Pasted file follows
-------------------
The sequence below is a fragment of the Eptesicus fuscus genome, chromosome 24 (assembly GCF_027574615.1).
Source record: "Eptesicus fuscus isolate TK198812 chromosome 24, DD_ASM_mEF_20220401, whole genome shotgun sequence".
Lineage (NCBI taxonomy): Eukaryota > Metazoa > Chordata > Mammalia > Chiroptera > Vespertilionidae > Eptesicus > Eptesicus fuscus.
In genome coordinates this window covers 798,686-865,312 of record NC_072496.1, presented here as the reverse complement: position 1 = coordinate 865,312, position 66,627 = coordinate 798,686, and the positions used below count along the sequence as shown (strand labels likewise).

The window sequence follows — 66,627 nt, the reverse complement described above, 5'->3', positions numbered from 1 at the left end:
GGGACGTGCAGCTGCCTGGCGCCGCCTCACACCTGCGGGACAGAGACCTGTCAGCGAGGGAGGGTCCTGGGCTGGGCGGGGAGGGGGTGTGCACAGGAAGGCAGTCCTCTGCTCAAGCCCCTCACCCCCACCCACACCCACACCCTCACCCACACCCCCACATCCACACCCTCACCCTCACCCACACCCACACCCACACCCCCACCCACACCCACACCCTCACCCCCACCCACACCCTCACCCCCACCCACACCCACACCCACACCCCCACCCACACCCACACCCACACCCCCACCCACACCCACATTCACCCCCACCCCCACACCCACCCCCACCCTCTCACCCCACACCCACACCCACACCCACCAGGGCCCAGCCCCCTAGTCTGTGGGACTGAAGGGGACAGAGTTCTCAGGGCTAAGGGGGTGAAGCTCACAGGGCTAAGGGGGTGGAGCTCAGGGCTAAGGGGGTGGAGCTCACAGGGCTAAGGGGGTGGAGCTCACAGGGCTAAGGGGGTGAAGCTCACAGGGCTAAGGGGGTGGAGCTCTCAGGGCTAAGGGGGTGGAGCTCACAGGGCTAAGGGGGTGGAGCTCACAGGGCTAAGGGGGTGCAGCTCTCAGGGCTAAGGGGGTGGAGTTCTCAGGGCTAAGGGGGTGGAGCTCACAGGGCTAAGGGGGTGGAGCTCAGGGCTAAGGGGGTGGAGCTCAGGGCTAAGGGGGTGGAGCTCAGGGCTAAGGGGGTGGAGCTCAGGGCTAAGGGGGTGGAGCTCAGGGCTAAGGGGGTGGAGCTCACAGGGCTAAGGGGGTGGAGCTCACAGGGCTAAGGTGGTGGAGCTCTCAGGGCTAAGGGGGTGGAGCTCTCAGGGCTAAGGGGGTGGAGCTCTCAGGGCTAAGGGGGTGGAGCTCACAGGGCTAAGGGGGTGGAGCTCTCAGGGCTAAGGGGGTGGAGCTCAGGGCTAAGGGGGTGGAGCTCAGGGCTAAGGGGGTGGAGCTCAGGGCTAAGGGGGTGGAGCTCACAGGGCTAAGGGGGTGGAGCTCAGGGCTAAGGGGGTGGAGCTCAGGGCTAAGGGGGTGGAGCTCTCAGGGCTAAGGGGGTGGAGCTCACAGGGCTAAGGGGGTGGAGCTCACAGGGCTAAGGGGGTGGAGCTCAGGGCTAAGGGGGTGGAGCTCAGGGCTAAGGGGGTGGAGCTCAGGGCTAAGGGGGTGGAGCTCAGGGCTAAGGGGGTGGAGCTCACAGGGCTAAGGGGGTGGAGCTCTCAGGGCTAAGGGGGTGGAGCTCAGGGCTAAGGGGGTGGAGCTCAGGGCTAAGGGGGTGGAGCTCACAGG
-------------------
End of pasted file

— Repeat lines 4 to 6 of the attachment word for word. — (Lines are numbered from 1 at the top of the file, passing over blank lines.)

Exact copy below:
In genome coordinates this window covers 798,686-865,312 of record NC_072496.1, presented here as the reverse complement: position 1 = coordinate 865,312, position 66,627 = coordinate 798,686, and the positions used below count along the sequence as shown (strand labels likewise).

The window sequence follows — 66,627 nt, the reverse complement described above, 5'->3', positions numbered from 1 at the left end:
GGGACGTGCAGCTGCCTGGCGCCGCCTCACACCTGCGGGACAGAGACCTGTCAGCGAGGGAGGGTCCTGGGCTGGGCGGGGAGGGGGTGTGCACAGGAAGGCAGTCCTCTGCTCAAGCCCCTCACCCCCACCCACACCCACACCCTCACCCACACCCCCACATCCACACCCTCACCCTCACCCACACCCACACCCACACCCCCACCCACACCCACACCCTCACCCCCACCCACACCCTCACCCCCACCCACACCCACACCCACACCCCCACCCACACCCACACCCACACCCCCACCCACACCCACATTCACCCCCACCCCCACACCCACCCCCACCCTCTCACCCCACACCCACACCCACACCCACCAGGGCCCAGCCCCCTAGTCTGTGGGACTGAAGGGGACAGAGTTCTCAGGGCTAAGGGGGTGAAGCTCACAGGGCTAAGGGGGTGGAGCTCAGGGCTAAGGGGGTGGAGCTCACAGGGCTAAGGGGGTGGAGCTCACAGGGCTAAGGGGGTGAAGCTCACAGGGCTAAGGGGGTGGAGCTCTCAGGGCTAAGGGGGTGGAGCTCACAGGGCTAAGGGGGTGGAGCTCACAGGGCTAAGGGGGTGCAGCTCTCAGGGCTAAGGGGGTGGAGTTCTCAGGGCTAAGGGGGTGGAGCTCACAGGGCTAAGGGGGTGGAGCTCAGGGCTAAGGGGGTGGAGCTCAGGGCTAAGGGGGTGGAGCTCAGGGCTAAGGGGGTGGAGCTCAGGGCTAAGGGGGTGGAGCTCAGGGCTAAGGGGGTGGAGCTCACAGGGCTAAGGGGGTGGAGCTCACAGGGCTAAGGTGGTGGAGCTCTCAGGGCTAAGGGGGTGGAGCTCTCAGGGCTAAGGGGGTGGAGCTCTCAGGGCTAAGGGGGTGGAGCTCACAGGGCTAAGGGGGTGGAGCTCTCAGGGCTAAGGGGGTGGAGCTCAGGGCTAAGGGGGTGGAGCTCAGGGCTAAGGGGGTGGAGCTCAGGGCTAAGGGGGTGGAGCTCACAGGGCTAAGGGGGTGGAGCTCAGGGCTAAGGGGGTGGAGCTCAGGGCTAAGGGGGTGGAGCTCTCAGGGCTAAGGGGGTGGAGCTCACAGGGCTAAGGGGGTGGAGCTCACAGGGCTAAGGGGGTGGAGCTCAGGGCTAAGGGGGTGGAGCTCAGGGCTAAGGGGGTGGAGCTCAGGGCTAAGGGGGTGGAGCTCAGGGCTAAGGGGGTGGAGCTCACAGGGCTAAGGGGGTGGAGCTCTCAGGGCTAAGGGGGTGGAGCTCAGGGCTAAGGGGGTGGAGCTCAGGGCTAAGGGGGTGGAGCTCACAGG